Overwintered broad beans give the earliest crops and they are very hardy plants once germinated. I’ll sow a few in September, more in October and again in November. The earlier sowings tend to suffer much less from “Black Army” aphid.
An increasing number of seed companies are recommending sowing carrots in September. My oldest gardening books say to sow in April with very early sowings being made as early as February in the earliest of sites. So September will have some people thinking! The thing to remember her tis that carrots are biennial so will quickly bolt next spring. So they need harvesting by Christmas as baby carrots if they are to succeed. I’ve yet to have much success with this but will be experimenting a bit more this year.
Just like carrots this is a biennial so will go to seed if overwintered. But in this case I’m not suggesting you overwinter them. The idea here is to grow them as micro greens .. or in this case micro reds. They add a colourful addition to salads or sandwiches where they add a bit of a crunch as well as colour.
Alternatively, grow them for their salad leaves. Beetroot shouldn’t be grown just for roots.
With a taster between aniseed and parsley this is a plant you’ll love or hate! I like a bit in a winter leaf salad.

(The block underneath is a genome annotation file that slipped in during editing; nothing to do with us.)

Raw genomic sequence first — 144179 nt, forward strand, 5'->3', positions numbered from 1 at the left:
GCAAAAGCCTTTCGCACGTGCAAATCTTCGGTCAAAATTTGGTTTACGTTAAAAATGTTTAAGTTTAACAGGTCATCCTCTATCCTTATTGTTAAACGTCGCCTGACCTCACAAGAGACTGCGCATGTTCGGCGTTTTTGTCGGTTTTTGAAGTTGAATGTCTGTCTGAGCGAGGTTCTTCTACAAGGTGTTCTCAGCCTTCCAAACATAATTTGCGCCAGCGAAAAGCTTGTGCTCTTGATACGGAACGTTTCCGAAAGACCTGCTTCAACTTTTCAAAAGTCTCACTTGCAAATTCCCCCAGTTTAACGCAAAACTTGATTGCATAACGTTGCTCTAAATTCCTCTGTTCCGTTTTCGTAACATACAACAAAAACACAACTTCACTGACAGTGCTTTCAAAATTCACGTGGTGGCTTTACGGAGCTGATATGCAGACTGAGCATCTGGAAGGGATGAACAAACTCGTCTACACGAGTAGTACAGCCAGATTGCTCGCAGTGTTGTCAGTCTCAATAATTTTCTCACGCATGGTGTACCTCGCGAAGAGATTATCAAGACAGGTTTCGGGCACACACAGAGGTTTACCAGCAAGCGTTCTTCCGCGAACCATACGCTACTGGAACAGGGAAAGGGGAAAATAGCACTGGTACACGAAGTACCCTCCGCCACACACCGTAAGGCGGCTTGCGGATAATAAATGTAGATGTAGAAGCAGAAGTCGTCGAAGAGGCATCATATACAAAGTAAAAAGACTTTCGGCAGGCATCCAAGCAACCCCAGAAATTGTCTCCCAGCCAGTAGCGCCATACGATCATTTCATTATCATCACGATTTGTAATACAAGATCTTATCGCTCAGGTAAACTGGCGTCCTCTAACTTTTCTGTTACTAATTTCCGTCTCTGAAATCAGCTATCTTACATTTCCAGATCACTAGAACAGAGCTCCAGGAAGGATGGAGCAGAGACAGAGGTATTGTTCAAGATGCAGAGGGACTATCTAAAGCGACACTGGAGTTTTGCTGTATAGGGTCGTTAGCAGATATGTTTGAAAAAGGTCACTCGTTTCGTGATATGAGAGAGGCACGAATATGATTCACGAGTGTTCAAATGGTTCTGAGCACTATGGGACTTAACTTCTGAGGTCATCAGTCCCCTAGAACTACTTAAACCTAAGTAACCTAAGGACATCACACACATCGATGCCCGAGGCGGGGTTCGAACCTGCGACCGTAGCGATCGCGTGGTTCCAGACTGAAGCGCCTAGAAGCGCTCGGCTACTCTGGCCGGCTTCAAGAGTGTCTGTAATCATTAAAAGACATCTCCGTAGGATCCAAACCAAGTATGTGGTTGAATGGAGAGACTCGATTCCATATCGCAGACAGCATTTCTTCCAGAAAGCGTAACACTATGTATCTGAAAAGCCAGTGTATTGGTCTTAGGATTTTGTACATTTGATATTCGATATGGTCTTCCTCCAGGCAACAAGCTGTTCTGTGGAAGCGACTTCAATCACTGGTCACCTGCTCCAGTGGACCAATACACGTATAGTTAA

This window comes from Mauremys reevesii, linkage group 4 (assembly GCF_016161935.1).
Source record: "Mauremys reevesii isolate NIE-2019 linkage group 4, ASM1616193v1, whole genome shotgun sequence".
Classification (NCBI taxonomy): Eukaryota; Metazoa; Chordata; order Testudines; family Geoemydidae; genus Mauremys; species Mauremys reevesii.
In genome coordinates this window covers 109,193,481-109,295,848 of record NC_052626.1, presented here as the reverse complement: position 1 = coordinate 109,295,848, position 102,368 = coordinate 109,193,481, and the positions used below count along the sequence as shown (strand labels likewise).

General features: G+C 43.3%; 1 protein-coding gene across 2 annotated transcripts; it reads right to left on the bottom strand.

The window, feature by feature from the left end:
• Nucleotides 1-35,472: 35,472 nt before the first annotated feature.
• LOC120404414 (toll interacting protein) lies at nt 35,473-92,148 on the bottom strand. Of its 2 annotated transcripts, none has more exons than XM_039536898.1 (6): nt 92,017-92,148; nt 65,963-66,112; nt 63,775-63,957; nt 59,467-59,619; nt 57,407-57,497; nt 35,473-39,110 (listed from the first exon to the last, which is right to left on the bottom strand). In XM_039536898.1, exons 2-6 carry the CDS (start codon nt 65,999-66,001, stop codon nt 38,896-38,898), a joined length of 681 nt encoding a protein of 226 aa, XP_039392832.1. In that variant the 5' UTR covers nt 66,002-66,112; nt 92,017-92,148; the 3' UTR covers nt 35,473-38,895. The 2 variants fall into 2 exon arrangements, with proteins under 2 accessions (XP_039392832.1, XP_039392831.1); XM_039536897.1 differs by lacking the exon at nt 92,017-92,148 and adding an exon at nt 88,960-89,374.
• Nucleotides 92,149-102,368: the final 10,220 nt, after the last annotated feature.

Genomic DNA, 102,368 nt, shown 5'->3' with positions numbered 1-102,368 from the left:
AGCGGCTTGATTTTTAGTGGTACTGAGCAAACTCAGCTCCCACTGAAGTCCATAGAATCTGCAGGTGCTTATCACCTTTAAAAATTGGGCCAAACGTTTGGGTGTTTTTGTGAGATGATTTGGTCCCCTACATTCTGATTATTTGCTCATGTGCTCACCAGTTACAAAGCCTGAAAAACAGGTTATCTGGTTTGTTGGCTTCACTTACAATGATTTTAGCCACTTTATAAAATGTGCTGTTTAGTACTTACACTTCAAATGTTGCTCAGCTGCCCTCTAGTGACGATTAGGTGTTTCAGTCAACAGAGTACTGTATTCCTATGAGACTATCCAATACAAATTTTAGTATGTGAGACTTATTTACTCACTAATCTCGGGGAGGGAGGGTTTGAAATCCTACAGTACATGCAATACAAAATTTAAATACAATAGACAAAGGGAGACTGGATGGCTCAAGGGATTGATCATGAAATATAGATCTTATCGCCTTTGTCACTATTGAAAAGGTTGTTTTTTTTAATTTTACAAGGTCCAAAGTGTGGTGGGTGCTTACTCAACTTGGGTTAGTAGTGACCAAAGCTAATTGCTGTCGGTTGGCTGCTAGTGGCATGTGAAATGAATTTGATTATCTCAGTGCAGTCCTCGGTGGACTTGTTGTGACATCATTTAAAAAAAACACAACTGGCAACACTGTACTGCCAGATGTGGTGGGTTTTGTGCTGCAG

Every month I sow coriander. It’s a staple part of our diet in our house. From September onwards I grow in in containers in our unheated greenhouse. It tolerates frost very well. But it also does well in pots on a windowsill if you prefer to keep it indoors.
The choice of green manures and cover crops is huge and getting bigger each year. The benefits are many and gardeners are beginning to appreciate how much a green manure benefits the soil and subsequent plantings.
An oriental mainstay in my winter greenhouse .
Sow now for baby leaves. Especially good if grown under a tunnel.
The real bonus when sowing now is you avoid the worse of the butterfly and caterpillar season! And that sounds good to me.
Sow now for harvesting outdoors all winter. Frost hardy.
There’s a whole post dedicated to How to Grow Lettuce. Just click the link.
When I say Pak choi I also mean many of the other Chinese leaves that can be grown now. Most are quite fast-growing and love the cooler weather. They are however frost susceptible so need to be harvested before the first frosts. But as you can eat them as leaves or as hearts, that makes life far easier.
There are dozens of different microgreens you can grow a this time of year.
The linked page is one quoted by Suttons Seeds in their blog!
Mizuna & Mibuna
Grown as a cut and come again crop these will grow into the winter and tolerate light frosts. Peppery leaves for salads and stir fries. I will be growing some in containers to put in the greenhouse as the weather cools down
Another cool weather brassica crop that is grown for its leaves and is frost tolerant. In fact, some people say they taste better after a frost.
There are several onion varieties that can be sown in September. Sow into a well-prepared seedbed and don’t thin until the Spring.